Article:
Despite the increase in average rainfall, there is a water shortage in the area, indicating that rainwater is not penetrating the ground effectively. SDM Singh explained that the area’s groundwater is shallow, with only sand up to 150 metres underground. He also mentioned the excessive exploitation of groundwater highlighted in the GSI report.

However, residents of Sahajrasar dispute claims of groundwater exploitation and leakage.

Rameshwar, a social worker, stated that only four borewells are present in Sahajrasar, with only two functioning due to the salty water. He emphasised that water scarcity forces reliance on external sources for agriculture, which mostly occurs during the monsoon season.

The area’s only permanent pond remains due to historical deepening during famine relief efforts, indicating water recharge into the ground.

Former Sarpanch Natthilal Singhor also questioned the administration and GSI’s claims of excessive groundwater exploitation. Shyam Sundar Jyani, an environmental activist, noted the absence of flowing water in the area, even during rainfall, with water primarily absorbed into the sand.

The sinking land in Sahajrasar has historical precedence, with elders recounting a crater formed by a lightning strike many years ago. Over time, the pit filled, leaving a void that impacts the road’s construction and maintenance.

Omkarmal, aged 40, shared that the crater is over 50 years old, with surrounding sand dunes directing monsoon water into the ground through the pit. He noted continuous sinking since 2018-19, with recent incidents occurring over two days.

“Water seepage into the pit during the rainy season, forming whirlpools before groundwater absorption,” said Singhor.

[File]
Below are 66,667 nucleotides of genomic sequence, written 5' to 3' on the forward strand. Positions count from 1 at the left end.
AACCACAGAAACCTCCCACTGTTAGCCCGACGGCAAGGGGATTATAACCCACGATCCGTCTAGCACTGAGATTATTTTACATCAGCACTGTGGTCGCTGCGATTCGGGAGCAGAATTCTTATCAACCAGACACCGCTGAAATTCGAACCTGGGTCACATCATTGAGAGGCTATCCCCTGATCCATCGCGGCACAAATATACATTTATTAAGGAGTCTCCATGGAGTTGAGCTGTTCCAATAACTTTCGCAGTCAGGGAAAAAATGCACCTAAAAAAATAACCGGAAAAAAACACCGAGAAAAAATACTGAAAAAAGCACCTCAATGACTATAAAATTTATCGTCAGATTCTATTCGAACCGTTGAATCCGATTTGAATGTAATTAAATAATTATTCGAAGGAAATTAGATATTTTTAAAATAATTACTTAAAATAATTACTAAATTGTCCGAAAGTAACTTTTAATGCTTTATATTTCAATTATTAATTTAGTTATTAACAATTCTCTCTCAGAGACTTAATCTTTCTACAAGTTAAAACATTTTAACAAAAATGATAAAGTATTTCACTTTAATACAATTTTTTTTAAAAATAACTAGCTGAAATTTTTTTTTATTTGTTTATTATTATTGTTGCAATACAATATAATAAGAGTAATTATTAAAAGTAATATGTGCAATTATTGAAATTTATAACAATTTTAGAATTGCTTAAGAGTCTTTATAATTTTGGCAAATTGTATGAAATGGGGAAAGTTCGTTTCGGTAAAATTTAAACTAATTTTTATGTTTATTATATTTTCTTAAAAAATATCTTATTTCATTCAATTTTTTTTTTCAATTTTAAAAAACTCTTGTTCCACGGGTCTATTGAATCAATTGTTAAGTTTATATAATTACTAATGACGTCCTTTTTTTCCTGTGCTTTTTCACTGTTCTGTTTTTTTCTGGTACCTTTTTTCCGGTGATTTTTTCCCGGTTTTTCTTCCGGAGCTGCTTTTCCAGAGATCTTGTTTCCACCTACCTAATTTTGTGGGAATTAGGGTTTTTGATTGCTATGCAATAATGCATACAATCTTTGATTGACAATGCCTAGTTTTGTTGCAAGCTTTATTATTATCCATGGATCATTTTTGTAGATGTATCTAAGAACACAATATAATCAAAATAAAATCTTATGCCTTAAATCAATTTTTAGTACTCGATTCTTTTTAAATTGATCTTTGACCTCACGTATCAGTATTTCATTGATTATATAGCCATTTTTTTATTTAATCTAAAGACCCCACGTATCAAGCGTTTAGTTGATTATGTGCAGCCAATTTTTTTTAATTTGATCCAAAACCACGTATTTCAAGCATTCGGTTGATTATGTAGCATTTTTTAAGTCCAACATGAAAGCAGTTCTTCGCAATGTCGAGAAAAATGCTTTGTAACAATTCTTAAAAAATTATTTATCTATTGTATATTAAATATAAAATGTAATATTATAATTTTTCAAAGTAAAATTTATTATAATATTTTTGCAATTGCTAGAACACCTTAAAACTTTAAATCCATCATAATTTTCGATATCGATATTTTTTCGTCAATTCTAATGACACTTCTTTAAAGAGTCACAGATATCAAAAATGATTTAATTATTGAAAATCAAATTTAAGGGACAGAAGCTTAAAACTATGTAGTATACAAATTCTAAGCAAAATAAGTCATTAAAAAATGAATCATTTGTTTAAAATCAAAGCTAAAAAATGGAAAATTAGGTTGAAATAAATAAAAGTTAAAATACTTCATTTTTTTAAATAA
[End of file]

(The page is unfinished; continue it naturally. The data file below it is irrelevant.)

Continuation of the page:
DTE looked at old photos of the incident site from Google Earth. It came to light that since 2018, there has been a pothole on the side of the road that is gradually getting bigger. We extracted images of 2018, 2020, 2023 and May 2024 through Google Earth.

Google Earth screengrab from 2018 shows a a small pothole visible on the curve of the road. 

Another screengrab from 2022 also shows a crater, slightly bigger compared to 4 years ago

2023 screengrab shows the crater has become much larger and the surrounding sand is also getting absorbed into it. 

In Barmer, about 20 days after the Bikaner incident, two parallel cracks appeared in the ground 1.5 kilometres apart in Nagana village. The incident occurred between wells 6-7 of the Mangala Processing Terminal, which extracts crude oil. The width between the cracks is 6-7 metres.

According to Barmer GSI officer Bhakar Ram, preliminary investigations suggest water as the cause. He explained that abundant multani mitti (Fuller’s earth) in the soil dissolved floodwater in 2005, creating a cave-like space underground. Subsequent water shifts created a vacuum, resulting in the emergence of cracks as the soil burst due to decreasing groundwater levels. GSI is monitoring the situation, with plans for geophysical surveys if cracks escalate.

Local residents alleges groundwater overexploitation by Mangla, the crude oil company. Bhakar Ram stated that, while not highlighted in the preliminary report, investigations will consider this aspect if cracks worsen.